Death Valley, CA. Photo By Om. Made with Leica SL2.

Sitting inside my concrete cocoon, mid-way between the soaring blue sky and the shaded San Francisco side street, I can see the blue waters of the San Francisco bay. It all looks and feels quite normal. The temperate morning with the occasional waft of chilly air reminds me of my good fortune to live in this beautiful city. I don’t like to think about the eventual big one.  

I have just showered. For some, success means being rich, famous, owning fancy cars, or big mansions. As long as I have lived, I have considered long, lazy showers the ultimate luxury. For me, the shower is an allegory of ambition and success. And soon, it might become a reminder of what we might be losing as a society. 


I grew up in Delhi before making America my home. My parents were neither rich nor poor. They were somewhere in the vast middle, which had its spectrum of success and ambition, where you sat on that spectrum defined what you had as part of your daily life. 

For most of my early life, my family didn’t have things that most take for granted — television, telephone, and even a refrigerator. Eventually, those luxuries would come into our household, some slowly, some very slowly. One of the things we couldn’t take for granted was water. Our family’s water came from a tap — and the water availability was as much an act of divine intervention as it was a heroic act in waking up at odd hours to fill containers of all shapes and sizes. 

Whether it was my grandparents, parents, or aunts, it would be someone’s job to either wake up early in the morning or stay up late and make sure we had water. No water collected meant no water to drink, cook, bathe or clean the house. Eventually, I suppose our family would save money to sink a well and draw water from an underground reservoir. Tapping that well changed our life. It didn’t afford me a shower, but it allowed me more than a bucket for a bath. 

It was nearly four-and-a-half decades ago, and since then, most of our neighbors have sunk similar wells. And many of those wells are nearly running on empty. My dad wakes up early to fill buckets from the municipal taps to have enough for the family. We have to pump up the weak stream to the water tank on top of the house.  

It is as if nothing had changed.


It was earlier today; I was reminded of my childhood and our struggle with acquiring the necessities like water. I read a story about Mendocino, one of my favorite towns in Northern California, running out of water. The town, which depends on underground water, is one of the more picturesque victims of the drought, with California in its grip. Fort Bragg, which used to sell water to Mendocino, a tourism hotspot, won’t sell any more water to their neighbors — they have their water crisis looming. No water means no more tourism, which may eventually lead to diminished prospects for the local economy.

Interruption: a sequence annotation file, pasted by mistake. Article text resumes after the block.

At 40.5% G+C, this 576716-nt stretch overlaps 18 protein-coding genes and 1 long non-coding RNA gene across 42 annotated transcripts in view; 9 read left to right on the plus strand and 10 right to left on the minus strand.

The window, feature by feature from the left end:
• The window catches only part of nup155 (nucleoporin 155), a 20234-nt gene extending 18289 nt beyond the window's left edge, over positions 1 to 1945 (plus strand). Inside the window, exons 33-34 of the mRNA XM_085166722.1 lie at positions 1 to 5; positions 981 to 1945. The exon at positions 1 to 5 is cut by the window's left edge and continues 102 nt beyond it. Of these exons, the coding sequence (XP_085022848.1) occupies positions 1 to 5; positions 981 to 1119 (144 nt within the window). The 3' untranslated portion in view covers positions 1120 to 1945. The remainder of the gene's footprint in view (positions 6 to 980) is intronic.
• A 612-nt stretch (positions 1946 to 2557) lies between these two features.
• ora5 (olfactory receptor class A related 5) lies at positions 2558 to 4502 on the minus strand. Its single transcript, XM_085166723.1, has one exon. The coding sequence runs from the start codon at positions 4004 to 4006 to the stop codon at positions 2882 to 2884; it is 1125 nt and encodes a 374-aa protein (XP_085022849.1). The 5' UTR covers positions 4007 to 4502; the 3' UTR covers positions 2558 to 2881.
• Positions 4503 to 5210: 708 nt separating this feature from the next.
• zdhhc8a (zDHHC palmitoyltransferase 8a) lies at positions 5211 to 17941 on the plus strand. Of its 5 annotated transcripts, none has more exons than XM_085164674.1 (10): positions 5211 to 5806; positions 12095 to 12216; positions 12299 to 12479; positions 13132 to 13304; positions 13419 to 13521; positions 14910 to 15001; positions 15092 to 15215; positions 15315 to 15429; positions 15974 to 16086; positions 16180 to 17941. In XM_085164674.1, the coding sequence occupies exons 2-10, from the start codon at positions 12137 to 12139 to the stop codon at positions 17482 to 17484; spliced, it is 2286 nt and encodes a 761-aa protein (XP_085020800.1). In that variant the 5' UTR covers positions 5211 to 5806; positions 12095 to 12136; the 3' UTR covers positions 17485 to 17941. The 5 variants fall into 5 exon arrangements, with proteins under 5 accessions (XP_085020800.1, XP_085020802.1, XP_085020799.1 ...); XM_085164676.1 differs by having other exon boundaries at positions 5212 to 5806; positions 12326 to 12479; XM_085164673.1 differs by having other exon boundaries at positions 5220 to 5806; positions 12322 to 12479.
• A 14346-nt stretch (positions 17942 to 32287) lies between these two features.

And this only portends a much more grim future, not just for California residents but for the world at large. Some reports estimate that “72% of the global land area is likely to become drier.” Lake Mead at Hoover Dam is at historic lows. That impacts the water needs of various states, but it also starts to impact electricity generation, which impacts the Las Vegas economy. 

Most of the conversation around climate change often revolved around melting glaciers, rising sea levels, and significant weather events — but in reality, climate change’s impact is more insidious, silent, and deadly. Mendocino’s water shortage is a rude reminder that climate change is all-pervasive, and that is how communities crumble and whither. 

The climate crisis has been a long time coming — building up sight unseen even as we have seen unfettered development across the country (and the planet.) 


“The tradeoff between efficiency and resilience can thus be viewed as a tradeoff between short-term and long-term optimization,” Rice University Professor Moshe Vardi wrote in a recent essay. “Nature seems to prefer long-term to short-term optimization, focusing on the survival of species. Indeed, Darwin supposedly said: “It’s not the strongest of the species that survives, nor the most intelligent. It is the one that is most adaptable to change.”

How adaptable are we to change as a country and as a society? Whenever I think about climate change and its impact, I often think about what it entails in terms of sacrifice as humans. In the rest of the world, especially in poorer parts of the planet, migration has been a constant reality due to climate events and lack of opportunity. In the US, we are only just starting to wake up to this nightmare. 

In a recent article, USA Today pointed to a survey of 2000 Americans: “49% respondents were planning on moving in the next year, blaming extreme temperatures, and the increasing frequency or intensity of natural disasters for a role in their decision to relocate.” Redfin, starting tomorrow, will now add local climate risk data to its site. 

Even as a firm believer in technology and science — they are our best hope for coexisting with a changing planet — the thing that often worries me about society is the resiliency of our social fabric. If the pandemic has shown anything, hyper-capitalism has made us even more resistant to change. We are no longer a society capable of doing more with less — after all, what is the reason that buy-now-play-later companies are exploding in popularity. I hope not, but all signs show that we are in for a brutal reality check about things we take for granted, including water.

I read somewhere that a person living in the US per capita household consumes between 80-100 gallons of water per day on average. That is a lot of water. That translates into roughly 40 buckets — a lot more than what we used when I was growing up in Delhi. How long before I have to deal with a future that looks remarkably like my past. 

August 3, 2021. San Francisco